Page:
How Ted Lasso can help you sleep

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Today’s Health Upgrade

  • The Ted Lasso sleep method

  • A life-changing question

  • Can you freeze away fat?

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Trouble Sleeping? Ted Lasso Can Help

If you’re struggling to get better rest — or simply relax at the end of the day — steal a page from Ted Lasso's therapist. A simple breathing exercise can not only improve your rest, but it also can reduce anxiety, fight cravings, and improve your health.

The popular show shared the 4-7-8 method to help Lasso deal with panic attacks. But the breathing technique, which is based on pranayama yoga and popularized by Dr. Andrew Weil, is incredibly effective at improving sleep.

When your brain is racing before bed, your heart rate increases, and you become more alert — the opposite of what you want before going to sleep. The 4-7-8 method calms your body, and research suggests it improves your heart rate and HRV (an important measure of recovery) and lowers anxiety and blood pressure. This combination puts you in a more relaxed state, which can help you fall asleep faster and have higher quality sleep.

Want to give it a try? Here’s how it works:

  1. Breathe in through your nose for a count of four seconds.

  2. Hold your breath for seven seconds. (If you can't hold for this long, start with three to four seconds)

  3. Exhale for eight seconds, making a "whoosh" sound through pursed lips. (Again, if this is too hard, exhale for a shorter time period.)

  4. Repeat up to four times.

A Life-Changing Question

When stress, anxiety, and frustration hits, a 5-word question can make all the difference between spiraling out of control and turning things around. The question:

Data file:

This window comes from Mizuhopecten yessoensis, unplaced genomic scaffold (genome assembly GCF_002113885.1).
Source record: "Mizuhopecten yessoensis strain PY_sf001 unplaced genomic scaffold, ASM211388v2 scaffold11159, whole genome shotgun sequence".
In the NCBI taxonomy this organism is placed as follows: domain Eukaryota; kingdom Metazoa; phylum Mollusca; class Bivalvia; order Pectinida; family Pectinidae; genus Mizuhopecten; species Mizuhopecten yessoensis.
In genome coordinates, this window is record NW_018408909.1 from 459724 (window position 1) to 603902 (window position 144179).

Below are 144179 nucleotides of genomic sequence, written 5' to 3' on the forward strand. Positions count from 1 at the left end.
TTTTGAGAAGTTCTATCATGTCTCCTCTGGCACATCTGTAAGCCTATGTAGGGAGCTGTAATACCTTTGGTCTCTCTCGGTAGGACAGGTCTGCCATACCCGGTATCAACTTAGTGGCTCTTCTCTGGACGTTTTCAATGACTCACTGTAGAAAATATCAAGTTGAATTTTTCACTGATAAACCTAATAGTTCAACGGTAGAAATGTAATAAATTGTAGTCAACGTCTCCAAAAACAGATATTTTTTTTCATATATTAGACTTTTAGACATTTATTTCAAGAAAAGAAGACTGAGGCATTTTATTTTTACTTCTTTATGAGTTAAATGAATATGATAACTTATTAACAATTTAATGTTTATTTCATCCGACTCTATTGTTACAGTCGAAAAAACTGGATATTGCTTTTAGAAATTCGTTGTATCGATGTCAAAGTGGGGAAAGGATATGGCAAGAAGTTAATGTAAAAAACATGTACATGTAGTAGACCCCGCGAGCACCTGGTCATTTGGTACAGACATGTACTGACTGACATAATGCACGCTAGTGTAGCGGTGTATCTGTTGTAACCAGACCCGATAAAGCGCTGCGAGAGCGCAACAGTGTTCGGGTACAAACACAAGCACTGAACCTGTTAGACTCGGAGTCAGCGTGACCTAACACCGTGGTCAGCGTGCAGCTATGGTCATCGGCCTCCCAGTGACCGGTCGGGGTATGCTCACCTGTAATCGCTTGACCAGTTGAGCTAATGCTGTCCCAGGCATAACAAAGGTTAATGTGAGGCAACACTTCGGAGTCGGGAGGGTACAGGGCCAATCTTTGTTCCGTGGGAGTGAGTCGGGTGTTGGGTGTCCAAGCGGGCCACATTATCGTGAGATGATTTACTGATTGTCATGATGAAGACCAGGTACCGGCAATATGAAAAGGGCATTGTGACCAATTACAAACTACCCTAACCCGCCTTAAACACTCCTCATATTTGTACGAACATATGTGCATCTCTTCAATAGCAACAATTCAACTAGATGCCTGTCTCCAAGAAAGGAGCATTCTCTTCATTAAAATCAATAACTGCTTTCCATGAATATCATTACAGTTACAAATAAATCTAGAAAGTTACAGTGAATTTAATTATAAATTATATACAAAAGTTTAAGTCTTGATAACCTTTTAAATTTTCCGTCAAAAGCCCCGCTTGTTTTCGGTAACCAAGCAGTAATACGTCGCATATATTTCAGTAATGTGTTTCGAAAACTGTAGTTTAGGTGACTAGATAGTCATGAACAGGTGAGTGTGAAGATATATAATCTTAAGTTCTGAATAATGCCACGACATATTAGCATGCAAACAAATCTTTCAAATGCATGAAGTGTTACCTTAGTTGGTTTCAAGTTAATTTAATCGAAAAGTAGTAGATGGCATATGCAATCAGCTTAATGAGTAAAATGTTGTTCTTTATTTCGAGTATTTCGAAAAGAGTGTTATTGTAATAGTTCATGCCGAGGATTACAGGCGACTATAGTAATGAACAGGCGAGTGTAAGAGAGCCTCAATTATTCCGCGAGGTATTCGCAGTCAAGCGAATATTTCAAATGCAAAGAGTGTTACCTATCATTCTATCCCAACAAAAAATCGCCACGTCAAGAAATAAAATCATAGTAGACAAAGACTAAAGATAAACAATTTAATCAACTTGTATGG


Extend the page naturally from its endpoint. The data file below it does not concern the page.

What do I need now?

That was the breakthrough from Kristin Neff, a psychologist at the University of Texas, who studies self-compassion. While many people believe self-compassion is a sign of weakness or apathy, studies suggest the opposite — both mentally and physically. Neff found that people who have more self-compassion have more self-confidence, better immune function, and less heart disease, depression, and stress.

When you answer the question, talk to yourself in the same supportive tone you would use with your best friend. The goal of self-compassion isn’t to settle for less; it’s to help you see the bigger picture without internalizing undo stress. That’s because self-compassion allows you to accept failure as part of the journey. And it makes it easier to keep pushing when you fall short of your goals, grow, and have more motivation.

Even if you feel uncertain about this method, give it a try. Simply asking the question gives yourself a moment of self-compassion. And if you answer it, you can start building the resilience that can help you overcome and conquer the toughest challenges.

Can You Freeze Away Fat?

We are living in the age of the ice bath. Daniel does them daily (he mentioned this weekend something about a 60+ day streak). Some people — like Daniel — like how it makes them feel, including the surge of dopamine (Daniel describes it as more powerful than any pre-workout. He doesn’t care too much about the science, but his personal experience is a reminder that if something helps you move toward your goals, don’t overthink it.)

But, if you’re using cold to help with weight loss — whether with ice baths, cryo-chambers, or some other method — you’re likely wasting your time.

A recent study made it seem like putting your body in a deep freeze would help you melt unwanted fat by increasing brown adipose tissue (BAT), which is linked to fat burning. That’s great in theory, but the research isn't as exciting as the headlines.

The study found that people swimming in cold water 2-3 times per week (and spending a lot more time in the water than you’ll spend in a cold tub) burned just 10 extra calories.

If you enjoy cold exposure and you find it beneficial, then keep on doing it. But, some of the benefits of the cold are overrated or can achieved in other ways. For example, the cold surge of dopamine can also be accomplished by listening to music, lifting weights, going outside, having sex, or just talking to a friend.

Remember: there are many ways to be healthier. Don’t feel forced into certain behaviors; instead, pick a mix of the things that challenge you and the things you enjoy (that are good for you) and do them repeatedly. This is an effective approach to better health.

How Ted Lasso can help you sleep

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